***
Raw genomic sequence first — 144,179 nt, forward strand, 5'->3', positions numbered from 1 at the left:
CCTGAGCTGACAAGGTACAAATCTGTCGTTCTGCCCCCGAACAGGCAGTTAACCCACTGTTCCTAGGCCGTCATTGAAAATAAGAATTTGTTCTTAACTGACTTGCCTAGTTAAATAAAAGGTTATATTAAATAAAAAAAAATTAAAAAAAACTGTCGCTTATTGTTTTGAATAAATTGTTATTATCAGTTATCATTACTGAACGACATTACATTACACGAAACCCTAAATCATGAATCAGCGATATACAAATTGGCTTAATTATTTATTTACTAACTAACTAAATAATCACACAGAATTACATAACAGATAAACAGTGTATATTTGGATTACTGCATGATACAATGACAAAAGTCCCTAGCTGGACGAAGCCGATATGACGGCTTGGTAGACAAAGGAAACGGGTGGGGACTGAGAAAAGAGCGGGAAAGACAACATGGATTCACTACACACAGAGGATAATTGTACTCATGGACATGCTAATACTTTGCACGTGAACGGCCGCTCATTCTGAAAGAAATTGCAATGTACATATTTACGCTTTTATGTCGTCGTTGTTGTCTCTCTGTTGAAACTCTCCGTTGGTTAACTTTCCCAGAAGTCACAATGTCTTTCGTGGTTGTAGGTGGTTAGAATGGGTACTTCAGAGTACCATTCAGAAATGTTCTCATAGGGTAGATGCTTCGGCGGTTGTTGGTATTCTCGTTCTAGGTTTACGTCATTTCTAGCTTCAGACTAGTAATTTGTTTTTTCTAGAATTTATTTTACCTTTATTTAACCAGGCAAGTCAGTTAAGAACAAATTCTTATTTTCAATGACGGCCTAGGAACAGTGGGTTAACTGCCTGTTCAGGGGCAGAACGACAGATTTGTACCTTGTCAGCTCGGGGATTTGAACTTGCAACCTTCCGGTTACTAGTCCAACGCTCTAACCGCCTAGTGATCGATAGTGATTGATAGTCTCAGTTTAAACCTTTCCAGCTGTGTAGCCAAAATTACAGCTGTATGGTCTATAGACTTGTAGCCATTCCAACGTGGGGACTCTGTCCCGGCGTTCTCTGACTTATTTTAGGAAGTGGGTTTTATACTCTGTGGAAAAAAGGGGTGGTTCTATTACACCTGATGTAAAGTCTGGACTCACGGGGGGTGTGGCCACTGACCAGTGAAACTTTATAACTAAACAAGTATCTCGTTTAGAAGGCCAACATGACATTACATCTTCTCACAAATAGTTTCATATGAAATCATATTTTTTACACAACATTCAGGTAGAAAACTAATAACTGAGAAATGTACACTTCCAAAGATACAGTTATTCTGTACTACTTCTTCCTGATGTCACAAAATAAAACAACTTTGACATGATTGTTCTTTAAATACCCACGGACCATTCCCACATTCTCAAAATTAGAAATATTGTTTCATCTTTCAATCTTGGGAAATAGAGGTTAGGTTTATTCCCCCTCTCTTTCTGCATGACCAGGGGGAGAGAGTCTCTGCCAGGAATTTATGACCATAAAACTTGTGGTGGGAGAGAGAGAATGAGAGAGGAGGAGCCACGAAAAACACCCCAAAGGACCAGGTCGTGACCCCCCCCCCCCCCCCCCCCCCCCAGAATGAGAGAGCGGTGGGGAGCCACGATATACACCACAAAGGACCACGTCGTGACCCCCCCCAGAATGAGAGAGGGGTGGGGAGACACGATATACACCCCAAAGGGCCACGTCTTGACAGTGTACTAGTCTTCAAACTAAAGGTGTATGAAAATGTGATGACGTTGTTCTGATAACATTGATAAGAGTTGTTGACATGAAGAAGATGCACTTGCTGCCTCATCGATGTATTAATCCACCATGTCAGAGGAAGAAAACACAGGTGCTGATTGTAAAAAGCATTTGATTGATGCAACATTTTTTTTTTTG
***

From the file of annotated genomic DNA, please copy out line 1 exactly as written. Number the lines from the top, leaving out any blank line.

Raw genomic sequence first — 144,179 nt, forward strand, 5'->3', positions numbered from 1 at the left: